To What Extent Was Metternich Responsible for Change in Germany in 1815

Topics: Germany, Nationalism, Germans Pages: 3 (957 words) Published: March 21, 2014
‘To what extent was Metternich responsible for the lack of change in Germany between 1815-1848’ Metternich was the chancellor of Austria and therefore had a substantial amount of power, this enabled him to make radical decisions regarding Germany, whether it included unifying it or not. On one hand Metternich had a major influence with the lack of change in Germany. This was largely to do with the fact that he continuously over exaggerated the importance of the student movements. An example of this is that in 1819 a member of an extreme student group murdered Kotzebue, a reactionary writer and a secret agent of the Russian Tsar. This murder prompted Metternich to take action. This resulted in ‘The Carlsbad decrees’, these provided inspectors for universities, student societies were disbanded, press censorship introduced to and a commission set up to investigate revolutionary movements. Consequently these actions stunted the student movement towards unification because Metternich prioritized the communication via universities and newspapers to be stopped. A main idea for liberalisation is freedom of the press, Metternich continuously utilised censorship of the press which was another reason for halting unification.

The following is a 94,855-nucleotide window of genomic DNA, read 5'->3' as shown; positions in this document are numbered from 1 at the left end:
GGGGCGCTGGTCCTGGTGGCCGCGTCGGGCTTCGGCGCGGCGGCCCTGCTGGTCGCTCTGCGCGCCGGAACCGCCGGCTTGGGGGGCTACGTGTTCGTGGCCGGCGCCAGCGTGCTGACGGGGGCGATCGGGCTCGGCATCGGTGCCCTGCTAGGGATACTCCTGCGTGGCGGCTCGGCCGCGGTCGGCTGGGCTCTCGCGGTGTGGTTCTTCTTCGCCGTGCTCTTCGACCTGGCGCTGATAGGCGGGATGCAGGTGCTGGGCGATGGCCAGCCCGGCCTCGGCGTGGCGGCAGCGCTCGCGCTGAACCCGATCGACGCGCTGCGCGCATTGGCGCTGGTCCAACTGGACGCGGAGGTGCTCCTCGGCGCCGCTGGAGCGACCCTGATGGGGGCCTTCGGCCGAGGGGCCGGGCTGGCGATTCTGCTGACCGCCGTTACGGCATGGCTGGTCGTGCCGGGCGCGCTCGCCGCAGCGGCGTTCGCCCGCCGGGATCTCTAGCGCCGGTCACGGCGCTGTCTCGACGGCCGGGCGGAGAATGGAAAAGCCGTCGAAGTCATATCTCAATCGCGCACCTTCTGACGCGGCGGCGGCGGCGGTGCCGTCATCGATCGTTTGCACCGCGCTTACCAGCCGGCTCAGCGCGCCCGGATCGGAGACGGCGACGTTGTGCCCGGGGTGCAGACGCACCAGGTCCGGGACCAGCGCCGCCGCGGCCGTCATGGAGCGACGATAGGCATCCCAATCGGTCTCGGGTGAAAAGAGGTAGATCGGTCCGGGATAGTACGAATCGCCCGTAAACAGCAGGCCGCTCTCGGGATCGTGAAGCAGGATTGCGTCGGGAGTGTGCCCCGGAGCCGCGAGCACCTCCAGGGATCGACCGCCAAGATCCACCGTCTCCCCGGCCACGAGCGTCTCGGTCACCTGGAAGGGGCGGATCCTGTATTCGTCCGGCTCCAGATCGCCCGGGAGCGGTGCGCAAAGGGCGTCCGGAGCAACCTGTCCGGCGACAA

Communication via news papers and universities was not the only way in which liberal and national ideas were spreading. Another way was by the meeting of south German states. Metternich saw this as a major threat to the ‘status quo’ and therefore made it more difficult for liberal ideas to gain ground by persuading all the states to restrict the subjects which their assemblies could discuss. This stunted unification because it made the liberalist and nationalist ideas hard to spread.

Another way in which Metternich was responsible for the lack of change in Germany was that he attacked the nationalist ideas himself; Unification of religion was a main focus for nationalists, yet in Germany the north was protestant, and the south and west were...
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